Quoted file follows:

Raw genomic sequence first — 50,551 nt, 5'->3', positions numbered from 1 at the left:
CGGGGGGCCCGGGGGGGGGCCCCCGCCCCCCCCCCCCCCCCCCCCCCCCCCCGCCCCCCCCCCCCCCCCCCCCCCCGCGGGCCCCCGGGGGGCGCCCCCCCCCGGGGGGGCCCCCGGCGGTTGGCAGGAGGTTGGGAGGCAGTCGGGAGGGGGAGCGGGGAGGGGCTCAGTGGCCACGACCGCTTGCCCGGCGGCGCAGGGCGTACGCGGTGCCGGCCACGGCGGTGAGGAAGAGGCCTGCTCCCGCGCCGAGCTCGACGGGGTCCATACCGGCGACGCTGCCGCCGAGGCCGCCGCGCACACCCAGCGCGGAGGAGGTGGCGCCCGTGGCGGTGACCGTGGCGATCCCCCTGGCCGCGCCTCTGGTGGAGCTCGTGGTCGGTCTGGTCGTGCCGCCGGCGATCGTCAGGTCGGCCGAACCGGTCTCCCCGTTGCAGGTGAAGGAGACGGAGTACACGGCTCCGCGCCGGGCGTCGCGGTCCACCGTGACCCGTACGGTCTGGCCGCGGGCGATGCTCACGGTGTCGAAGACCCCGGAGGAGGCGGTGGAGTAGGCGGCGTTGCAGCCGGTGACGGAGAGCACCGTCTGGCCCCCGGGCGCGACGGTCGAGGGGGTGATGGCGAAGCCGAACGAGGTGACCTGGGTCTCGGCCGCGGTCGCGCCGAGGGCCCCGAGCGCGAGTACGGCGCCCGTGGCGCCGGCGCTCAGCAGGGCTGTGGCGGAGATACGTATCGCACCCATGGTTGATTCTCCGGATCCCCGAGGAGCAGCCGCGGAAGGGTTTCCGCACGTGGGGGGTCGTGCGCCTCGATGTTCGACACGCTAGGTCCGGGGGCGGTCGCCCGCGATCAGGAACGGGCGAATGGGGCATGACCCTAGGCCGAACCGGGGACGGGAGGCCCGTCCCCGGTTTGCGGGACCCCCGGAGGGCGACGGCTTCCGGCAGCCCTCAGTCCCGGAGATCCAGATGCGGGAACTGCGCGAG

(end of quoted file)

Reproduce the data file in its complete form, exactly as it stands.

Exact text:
Raw genomic sequence first — 50,551 nt, 5'->3', positions numbered from 1 at the left:
CGGGGGGCCCGGGGGGGGGCCCCCGCCCCCCCCCCCCCCCCCCCCCCCCCCCGCCCCCCCCCCCCCCCCCCCCCCCGCGGGCCCCCGGGGGGCGCCCCCCCCCGGGGGGGCCCCCGGCGGTTGGCAGGAGGTTGGGAGGCAGTCGGGAGGGGGAGCGGGGAGGGGCTCAGTGGCCACGACCGCTTGCCCGGCGGCGCAGGGCGTACGCGGTGCCGGCCACGGCGGTGAGGAAGAGGCCTGCTCCCGCGCCGAGCTCGACGGGGTCCATACCGGCGACGCTGCCGCCGAGGCCGCCGCGCACACCCAGCGCGGAGGAGGTGGCGCCCGTGGCGGTGACCGTGGCGATCCCCCTGGCCGCGCCTCTGGTGGAGCTCGTGGTCGGTCTGGTCGTGCCGCCGGCGATCGTCAGGTCGGCCGAACCGGTCTCCCCGTTGCAGGTGAAGGAGACGGAGTACACGGCTCCGCGCCGGGCGTCGCGGTCCACCGTGACCCGTACGGTCTGGCCGCGGGCGATGCTCACGGTGTCGAAGACCCCGGAGGAGGCGGTGGAGTAGGCGGCGTTGCAGCCGGTGACGGAGAGCACCGTCTGGCCCCCGGGCGCGACGGTCGAGGGGGTGATGGCGAAGCCGAACGAGGTGACCTGGGTCTCGGCCGCGGTCGCGCCGAGGGCCCCGAGCGCGAGTACGGCGCCCGTGGCGCCGGCGCTCAGCAGGGCTGTGGCGGAGATACGTATCGCACCCATGGTTGATTCTCCGGATCCCCGAGGAGCAGCCGCGGAAGGGTTTCCGCACGTGGGGGGTCGTGCGCCTCGATGTTCGACACGCTAGGTCCGGGGGCGGTCGCCCGCGATCAGGAACGGGCGAATGGGGCATGACCCTAGGCCGAACCGGGGACGGGAGGCCCGTCCCCGGTTTGCGGGACCCCCGGAGGGCGACGGCTTCCGGCAGCCCTCAGTCCCGGAGATCCAGATGCGGGAACTGCGCGAG